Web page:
Known to early local hip-hop heads as Shag One and, more recently, Strange Powers, Josh Powers doesn't fit into the mold of a typical hip-hop cat. He embraces his individuality and honors his own unique global view of music and ideology through his creative endeavors -- from more traditional hip-hop to electro-pop and everything else in between. In the process, he's offered some of the most groundbreaking music around town, which, fittingly, doesn't follow a standard hip-hop template.
A fixture and a true innovator within the scene for over fifteen years, Strange continues to embrace the spirit of everything that makes hip-hop so powerful. From graffiti to deejaying to emceeing to production, he's truly covered all the bases over the course of his career. We recently spoke with the MC about Armageddon, his return to the Mile High City, military conspiracies, and his most recent efforts in the music industry.
Westword: First things first: Who is Strange Powers? Whatever happened to Shag One? Are your two personas different?
Strange Powers: In 1997, David Soto and I started an unorthodox hip-hop group called The Strange Us. It was active until 2005. So that's where I take the first name, "Strange." "Powers" is actually my real last name. Shag is a name I've carried since '92, a name my friends in Grapevine, Texas, gave me when I was fifteen. I added "One" when I started both deejaying and writing graffiti in '94.
The difference between the two is that Shag One has been strictly hip-hop, as weird as it might be, and with Strange Powers, I attempt to just be myself with no labels. I took the name in '05. I've felt recently that I've grown out of the old title.
I know that you left Denver and spent some time in Austin. Why the move, and why, ultimately, have you made your return to the Mile High City?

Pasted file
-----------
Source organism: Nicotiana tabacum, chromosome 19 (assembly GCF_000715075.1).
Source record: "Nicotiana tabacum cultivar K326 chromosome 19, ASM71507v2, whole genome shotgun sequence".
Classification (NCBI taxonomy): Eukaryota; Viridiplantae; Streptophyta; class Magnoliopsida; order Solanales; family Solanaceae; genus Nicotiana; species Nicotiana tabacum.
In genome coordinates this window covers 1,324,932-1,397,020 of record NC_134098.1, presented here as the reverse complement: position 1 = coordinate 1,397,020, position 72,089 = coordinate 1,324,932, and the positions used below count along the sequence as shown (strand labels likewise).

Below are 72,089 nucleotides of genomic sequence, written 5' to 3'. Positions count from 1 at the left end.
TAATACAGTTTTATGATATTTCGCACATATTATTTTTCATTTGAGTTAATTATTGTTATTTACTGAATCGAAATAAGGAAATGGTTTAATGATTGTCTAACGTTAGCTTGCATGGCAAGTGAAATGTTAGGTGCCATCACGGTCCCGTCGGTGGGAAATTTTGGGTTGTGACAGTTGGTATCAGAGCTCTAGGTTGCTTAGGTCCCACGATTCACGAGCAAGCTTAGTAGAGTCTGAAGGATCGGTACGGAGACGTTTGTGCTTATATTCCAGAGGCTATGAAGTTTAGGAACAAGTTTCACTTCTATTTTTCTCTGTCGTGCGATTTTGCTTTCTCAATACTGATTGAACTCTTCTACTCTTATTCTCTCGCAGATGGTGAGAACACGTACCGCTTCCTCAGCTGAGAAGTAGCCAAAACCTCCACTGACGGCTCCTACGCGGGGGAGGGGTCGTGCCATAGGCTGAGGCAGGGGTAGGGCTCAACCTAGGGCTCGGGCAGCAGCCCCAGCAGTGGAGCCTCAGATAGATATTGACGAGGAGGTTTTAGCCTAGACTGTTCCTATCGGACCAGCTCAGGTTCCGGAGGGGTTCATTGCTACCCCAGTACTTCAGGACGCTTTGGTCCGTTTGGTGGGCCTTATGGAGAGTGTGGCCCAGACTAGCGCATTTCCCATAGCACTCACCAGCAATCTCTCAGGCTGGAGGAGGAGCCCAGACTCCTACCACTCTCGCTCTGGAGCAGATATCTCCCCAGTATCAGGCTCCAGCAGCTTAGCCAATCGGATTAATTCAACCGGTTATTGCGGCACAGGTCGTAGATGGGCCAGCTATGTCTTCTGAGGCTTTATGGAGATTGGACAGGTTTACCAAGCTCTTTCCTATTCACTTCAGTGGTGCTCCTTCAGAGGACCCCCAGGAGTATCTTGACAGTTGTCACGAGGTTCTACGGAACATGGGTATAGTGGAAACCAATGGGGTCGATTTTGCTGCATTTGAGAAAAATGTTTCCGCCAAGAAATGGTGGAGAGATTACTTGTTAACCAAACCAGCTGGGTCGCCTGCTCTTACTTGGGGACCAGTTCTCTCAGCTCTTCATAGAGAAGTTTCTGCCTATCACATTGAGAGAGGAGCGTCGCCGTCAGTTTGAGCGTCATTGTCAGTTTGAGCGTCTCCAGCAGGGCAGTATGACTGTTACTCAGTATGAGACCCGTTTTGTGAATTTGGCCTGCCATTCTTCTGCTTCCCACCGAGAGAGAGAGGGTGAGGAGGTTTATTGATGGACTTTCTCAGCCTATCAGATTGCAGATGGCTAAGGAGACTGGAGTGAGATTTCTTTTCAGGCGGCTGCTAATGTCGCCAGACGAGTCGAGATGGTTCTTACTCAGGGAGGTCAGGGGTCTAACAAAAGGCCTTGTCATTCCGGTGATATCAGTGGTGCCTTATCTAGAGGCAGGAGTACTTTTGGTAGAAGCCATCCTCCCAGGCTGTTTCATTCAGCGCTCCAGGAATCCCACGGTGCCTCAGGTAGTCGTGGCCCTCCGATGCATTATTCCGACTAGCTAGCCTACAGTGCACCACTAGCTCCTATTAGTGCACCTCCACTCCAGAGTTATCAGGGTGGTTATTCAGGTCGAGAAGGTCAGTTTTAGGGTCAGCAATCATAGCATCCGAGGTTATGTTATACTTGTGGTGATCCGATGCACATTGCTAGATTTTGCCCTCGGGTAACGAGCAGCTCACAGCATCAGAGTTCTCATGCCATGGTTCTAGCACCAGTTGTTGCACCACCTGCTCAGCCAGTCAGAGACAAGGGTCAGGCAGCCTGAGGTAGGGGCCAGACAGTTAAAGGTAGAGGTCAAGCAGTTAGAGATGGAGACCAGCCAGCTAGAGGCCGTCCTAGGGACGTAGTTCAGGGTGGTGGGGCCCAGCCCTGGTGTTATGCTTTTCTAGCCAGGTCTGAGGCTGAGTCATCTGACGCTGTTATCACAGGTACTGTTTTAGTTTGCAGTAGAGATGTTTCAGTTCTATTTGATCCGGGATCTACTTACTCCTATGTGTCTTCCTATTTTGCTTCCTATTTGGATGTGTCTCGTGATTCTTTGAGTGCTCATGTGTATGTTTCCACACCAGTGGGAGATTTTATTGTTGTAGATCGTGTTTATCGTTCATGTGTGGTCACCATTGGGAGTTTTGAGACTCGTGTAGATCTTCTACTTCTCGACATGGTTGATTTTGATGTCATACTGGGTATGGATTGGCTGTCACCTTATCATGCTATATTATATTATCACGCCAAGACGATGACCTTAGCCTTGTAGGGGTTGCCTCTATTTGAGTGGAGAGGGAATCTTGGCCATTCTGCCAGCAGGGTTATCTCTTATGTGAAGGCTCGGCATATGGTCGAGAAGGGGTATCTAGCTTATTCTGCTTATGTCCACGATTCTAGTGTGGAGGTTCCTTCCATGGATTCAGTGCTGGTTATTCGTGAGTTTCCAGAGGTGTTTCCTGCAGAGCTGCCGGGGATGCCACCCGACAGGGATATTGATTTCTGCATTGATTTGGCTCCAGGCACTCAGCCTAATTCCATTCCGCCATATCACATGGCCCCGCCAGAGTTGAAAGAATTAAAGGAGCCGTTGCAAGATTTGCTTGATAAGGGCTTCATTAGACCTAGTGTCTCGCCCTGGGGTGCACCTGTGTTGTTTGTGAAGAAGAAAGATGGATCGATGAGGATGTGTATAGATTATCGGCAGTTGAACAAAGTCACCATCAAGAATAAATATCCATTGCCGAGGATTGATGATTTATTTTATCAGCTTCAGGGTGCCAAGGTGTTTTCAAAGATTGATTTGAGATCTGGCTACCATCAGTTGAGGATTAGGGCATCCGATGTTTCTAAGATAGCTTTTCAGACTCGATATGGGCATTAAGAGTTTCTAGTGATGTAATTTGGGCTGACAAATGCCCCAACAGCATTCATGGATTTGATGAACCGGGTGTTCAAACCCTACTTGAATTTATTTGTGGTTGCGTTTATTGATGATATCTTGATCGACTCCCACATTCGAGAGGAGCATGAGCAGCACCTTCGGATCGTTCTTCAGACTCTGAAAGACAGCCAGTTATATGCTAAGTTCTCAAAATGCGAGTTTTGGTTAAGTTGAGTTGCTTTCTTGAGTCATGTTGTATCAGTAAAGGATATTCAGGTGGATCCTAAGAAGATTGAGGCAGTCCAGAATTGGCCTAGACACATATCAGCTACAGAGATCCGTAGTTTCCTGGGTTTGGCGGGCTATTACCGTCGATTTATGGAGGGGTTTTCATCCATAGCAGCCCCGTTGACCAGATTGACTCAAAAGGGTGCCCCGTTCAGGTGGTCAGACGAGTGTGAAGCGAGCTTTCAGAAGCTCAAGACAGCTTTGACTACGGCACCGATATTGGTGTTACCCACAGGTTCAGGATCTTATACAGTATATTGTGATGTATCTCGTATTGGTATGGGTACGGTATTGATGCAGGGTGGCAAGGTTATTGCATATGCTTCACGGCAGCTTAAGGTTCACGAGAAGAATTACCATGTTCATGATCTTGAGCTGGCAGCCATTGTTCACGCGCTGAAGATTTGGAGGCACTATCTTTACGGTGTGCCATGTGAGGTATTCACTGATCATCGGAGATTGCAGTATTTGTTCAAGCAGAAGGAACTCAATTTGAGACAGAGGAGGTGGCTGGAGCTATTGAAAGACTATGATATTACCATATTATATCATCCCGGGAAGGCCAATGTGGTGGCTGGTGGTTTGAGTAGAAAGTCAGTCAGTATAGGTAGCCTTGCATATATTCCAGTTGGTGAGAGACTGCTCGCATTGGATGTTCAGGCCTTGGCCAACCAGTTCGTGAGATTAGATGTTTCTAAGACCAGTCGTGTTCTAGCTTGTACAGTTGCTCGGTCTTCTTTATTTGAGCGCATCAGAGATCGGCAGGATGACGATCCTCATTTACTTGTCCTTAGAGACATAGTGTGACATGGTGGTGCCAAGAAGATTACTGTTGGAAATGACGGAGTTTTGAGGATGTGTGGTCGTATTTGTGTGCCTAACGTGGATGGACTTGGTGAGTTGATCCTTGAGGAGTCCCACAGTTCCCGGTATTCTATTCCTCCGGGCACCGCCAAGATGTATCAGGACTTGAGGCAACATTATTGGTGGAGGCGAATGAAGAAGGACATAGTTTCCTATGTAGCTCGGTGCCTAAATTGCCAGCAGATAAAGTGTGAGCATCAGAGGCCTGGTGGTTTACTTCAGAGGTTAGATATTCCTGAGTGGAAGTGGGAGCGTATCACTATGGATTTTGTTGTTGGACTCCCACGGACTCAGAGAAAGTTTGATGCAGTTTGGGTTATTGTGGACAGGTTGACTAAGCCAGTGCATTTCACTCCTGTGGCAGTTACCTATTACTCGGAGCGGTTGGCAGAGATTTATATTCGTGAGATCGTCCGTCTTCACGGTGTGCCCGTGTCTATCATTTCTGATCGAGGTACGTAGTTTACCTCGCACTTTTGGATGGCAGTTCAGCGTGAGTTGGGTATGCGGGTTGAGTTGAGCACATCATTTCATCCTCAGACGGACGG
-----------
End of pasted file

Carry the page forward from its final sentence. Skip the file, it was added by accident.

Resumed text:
Wow, thanks for asking that! In 2007, I felt [that] I had hit a wall after opening for Kool Keith at Cervantes'. I thought I kind of stole the show and did the best I had ever done, because he's one of my heroes. But things went dry shortly after, and that was frustrating. I decided to seek greener pastures, as well as some magical shit that I can only define as love. Not only was it convenient, it was awesome.
But after spending a couple of years there, I missed my home and also had some health issues I couldn't resolve in Texas. Austin is its own music mecca, but Denver has been -- and will always be -- my home. Serendipitously, it has been -- and will always be -- the shit, in my opinion.
What have you most recently been working on? Any collaborations?
I've got a few projects going -- an EP with Myn Dwun and another with Nomar Slevik. I've also been pretty inspired by my friends, Modern Witch and Pictureplane, in the last year -- along with the entire phenomenon that they're a part of. There's been some material that's come out of that inspiration, as well as some remixes that are still in the works.
My main focus, though, has been on completing Rhyme Capsule, which is a mostly hip-hop album. I've also been getting down with Itchy-O from time to time. Scott Banning is a genius. The next effort will resemble the shuffle function on an MP3 player. An example of that material would be the recent dark electro-pop cover I put out there called The Metro, original by the '80s group Berlin.